You can keep calling 6th Congressional District candidate Jason Crow an underdog.
Actually, go ahead and call the seat’s incumbent U.S. Rep. Mike Coffman an underdog as well.
They both seem to be fine with the tag, though they’re both pretty mum on who the favorite is. At the moment, signs seem to be starting to point toward Crow, a Democrat, having the momentum.
“The energy is still there and it’s actually growing,” Crow said after an Aurora campaign stop this week. “I think we can get this done. I’m not somebody who takes anything for granted. I think we have to push hard and fight for every vote between now and the sixth.”
But then again, Coffman has been here before.
Republican strategist Cinamon Watson knows what Coffman knows: The 6th Congressional District race is a tough seat every year. She has pretty good insight, having run Coffman’s 2016 campaign, though she’s not involved in this year’s campaign.
“The polls have always been tight several weeks out from Election Day,” Watson said. “This is nothing new for Team Coffman and this is nothing new for Representative Coffman.”
Coffman may have some reason to worry.
Late last month, Coffman got some bad news. A super PAC aligned with House leadership called the Congressional Leadership Fund canceled $1 million in TV ads toward his run. Observers suggested the move meant the super PAC probably felt their money could be spent elsewhere.
“I think they made a mistake,” Coffman said this week during a candidate forum in Denver. “The National Republican Congressional Committee came in and made much of the difference and they’re staying in.”
So while the competitive nature of the race isn’t new, what is new is the amount of money pouring into this year’s race. Coffman was critical of Crow’s fundraising; Crow isn’t accepting money from corporate-aligned PACs but is taking money from membership PACs like ones from labor organizations.
“I feel positive in terms of having a path toward victory,” Coffman said. “Obviously, I’m being outspent by a number of super PACs on the other side that have come in. So there’s an issue with the way to message.”
This past week alone, campaign data trackers Advertising Analytics said $2.8 million was spent in political ads between Oct. 9 to Oct. 15, topping all other House Races across the country.
In Aurora, Crow was joined by Coffman’s colleague in Congress, U.S. Rep. Ed Perlmutter, who let out a loud “CROW!” as the two parted ways following the visit with the firefighters. He was still singing Crow’s praises a day later in Denver, calling Crow one of the finest men he’s ever met.
“I know he’s going to be somebody that reaches across the aisle,” Perlmutter said. “Within the Congress, he’s somebody that I think can get stuff done because people will want to work with him.”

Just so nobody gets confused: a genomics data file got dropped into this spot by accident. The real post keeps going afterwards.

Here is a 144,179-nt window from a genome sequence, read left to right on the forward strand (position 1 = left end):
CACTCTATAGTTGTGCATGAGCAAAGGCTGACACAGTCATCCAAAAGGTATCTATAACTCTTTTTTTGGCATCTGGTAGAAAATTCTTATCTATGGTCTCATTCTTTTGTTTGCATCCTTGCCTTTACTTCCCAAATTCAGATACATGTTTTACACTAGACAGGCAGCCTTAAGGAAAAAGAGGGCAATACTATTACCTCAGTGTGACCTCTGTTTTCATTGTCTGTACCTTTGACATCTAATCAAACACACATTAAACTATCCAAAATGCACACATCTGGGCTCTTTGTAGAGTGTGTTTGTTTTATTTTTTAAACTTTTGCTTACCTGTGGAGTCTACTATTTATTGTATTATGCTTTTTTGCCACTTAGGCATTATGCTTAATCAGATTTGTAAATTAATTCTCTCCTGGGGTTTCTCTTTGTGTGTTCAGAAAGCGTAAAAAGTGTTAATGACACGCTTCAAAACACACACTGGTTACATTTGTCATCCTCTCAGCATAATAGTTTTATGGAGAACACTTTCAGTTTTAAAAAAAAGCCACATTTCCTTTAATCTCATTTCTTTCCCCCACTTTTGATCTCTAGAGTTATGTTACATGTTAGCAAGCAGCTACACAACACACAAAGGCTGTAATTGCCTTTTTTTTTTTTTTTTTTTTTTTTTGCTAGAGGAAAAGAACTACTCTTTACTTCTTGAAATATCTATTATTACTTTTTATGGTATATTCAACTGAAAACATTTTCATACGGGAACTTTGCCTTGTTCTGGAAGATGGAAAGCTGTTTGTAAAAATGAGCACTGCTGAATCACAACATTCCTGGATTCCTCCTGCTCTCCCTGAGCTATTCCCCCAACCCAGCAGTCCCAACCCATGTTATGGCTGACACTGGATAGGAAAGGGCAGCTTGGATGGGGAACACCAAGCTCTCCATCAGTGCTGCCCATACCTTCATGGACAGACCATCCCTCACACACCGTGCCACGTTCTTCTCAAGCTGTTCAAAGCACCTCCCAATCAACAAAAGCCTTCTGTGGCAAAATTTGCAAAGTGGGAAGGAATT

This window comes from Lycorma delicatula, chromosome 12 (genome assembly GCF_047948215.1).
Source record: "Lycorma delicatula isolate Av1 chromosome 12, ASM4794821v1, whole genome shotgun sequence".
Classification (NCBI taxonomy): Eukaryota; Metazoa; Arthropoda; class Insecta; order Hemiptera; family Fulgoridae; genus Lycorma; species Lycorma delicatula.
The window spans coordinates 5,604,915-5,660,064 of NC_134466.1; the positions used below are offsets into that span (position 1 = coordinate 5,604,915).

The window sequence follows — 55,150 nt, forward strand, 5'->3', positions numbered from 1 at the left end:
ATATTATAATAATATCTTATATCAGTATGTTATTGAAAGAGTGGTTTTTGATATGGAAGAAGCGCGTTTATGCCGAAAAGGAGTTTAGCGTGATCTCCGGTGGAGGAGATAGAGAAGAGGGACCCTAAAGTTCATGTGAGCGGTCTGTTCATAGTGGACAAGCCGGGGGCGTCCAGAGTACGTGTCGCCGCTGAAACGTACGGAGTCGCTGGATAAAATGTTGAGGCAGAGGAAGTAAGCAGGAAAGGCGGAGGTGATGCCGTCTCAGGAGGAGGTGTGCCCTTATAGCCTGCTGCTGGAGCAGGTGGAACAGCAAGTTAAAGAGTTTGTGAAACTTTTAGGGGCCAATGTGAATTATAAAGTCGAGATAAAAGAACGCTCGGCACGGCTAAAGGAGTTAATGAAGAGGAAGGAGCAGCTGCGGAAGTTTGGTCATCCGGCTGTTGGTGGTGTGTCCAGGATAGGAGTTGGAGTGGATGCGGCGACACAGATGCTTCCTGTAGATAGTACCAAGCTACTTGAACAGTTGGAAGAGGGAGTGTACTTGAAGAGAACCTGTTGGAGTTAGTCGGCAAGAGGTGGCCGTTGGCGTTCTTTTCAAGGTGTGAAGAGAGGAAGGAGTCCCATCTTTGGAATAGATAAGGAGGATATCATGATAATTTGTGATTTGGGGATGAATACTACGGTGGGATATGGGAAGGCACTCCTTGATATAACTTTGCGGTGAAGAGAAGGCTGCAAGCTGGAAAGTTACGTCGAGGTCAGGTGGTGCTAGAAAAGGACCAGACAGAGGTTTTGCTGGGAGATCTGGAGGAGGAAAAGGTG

They’re both interested in tackling immigration as a priority in Washington.
To some extent, Coffman has an advantage here. He’s lauded by immigrant communities in Aurora, the district’s largest city. Coffman seems especially content knowing many of these residents are often registered Democrats.
“I’ve worked the immigrant groups pretty hard,” Coffman said, adding he wants to address the country’s immigration laws. “Obviously, we need secure borders, but we need to have immigration policies that help grow our economy and we have to be compassionate in keeping families together.”
Like Coffman, Crow wants to focus on addressing immigration reform. Crow said Coffman has been promising immigration reform for years. Crow said he hasn’t been able to get it done in Congress, which leads him to believe that it’s a “problem of political will and leadership.”
“We cannot send the same people back to Washington because we will get the same results,” Crow said. He wants to help pass a federal DREAM Act (Coffman also supports these efforts). “We need to pass the DREAM Act. We need to pass it now.”
So what should we expect on Nov. 6?
Let me repeat this: Coffman has been here before. His advantage over Crow, a first-time candidate, is that he’s been on this stage before and his roots in the district run pretty deep (while Crow is originally from Wisconsin).
“I’m well known,” Coffman said. “I’m not somebody who, (is not) a new commodity, and so, I think that’s helpful … I think that I just have a lot more familiarity with the district, particularly on a bipartisan basis.”
Crow could be among the party’s biggest gain if the blue wave materializes. He sees himself as part of a larger generation of candidates that aren’t necessarily from political backgrounds but come from the service, non-profit boards and businesses.
“I think an awful lot of us are going to get elected,” Crow said. “And what you’re going to see is a sea change of culture when we all come to Washington to bring a new style of leadership there.’
Watson said this seat is always heavily targeted. She also mentions Coffman’s roots in the district. Aurora, after all, is something like his hometown, where he grew up and went to school.
“This is a position that he is not unfamiliar with,” Watson said. “I would absolutely not bet against Mike Coffman.”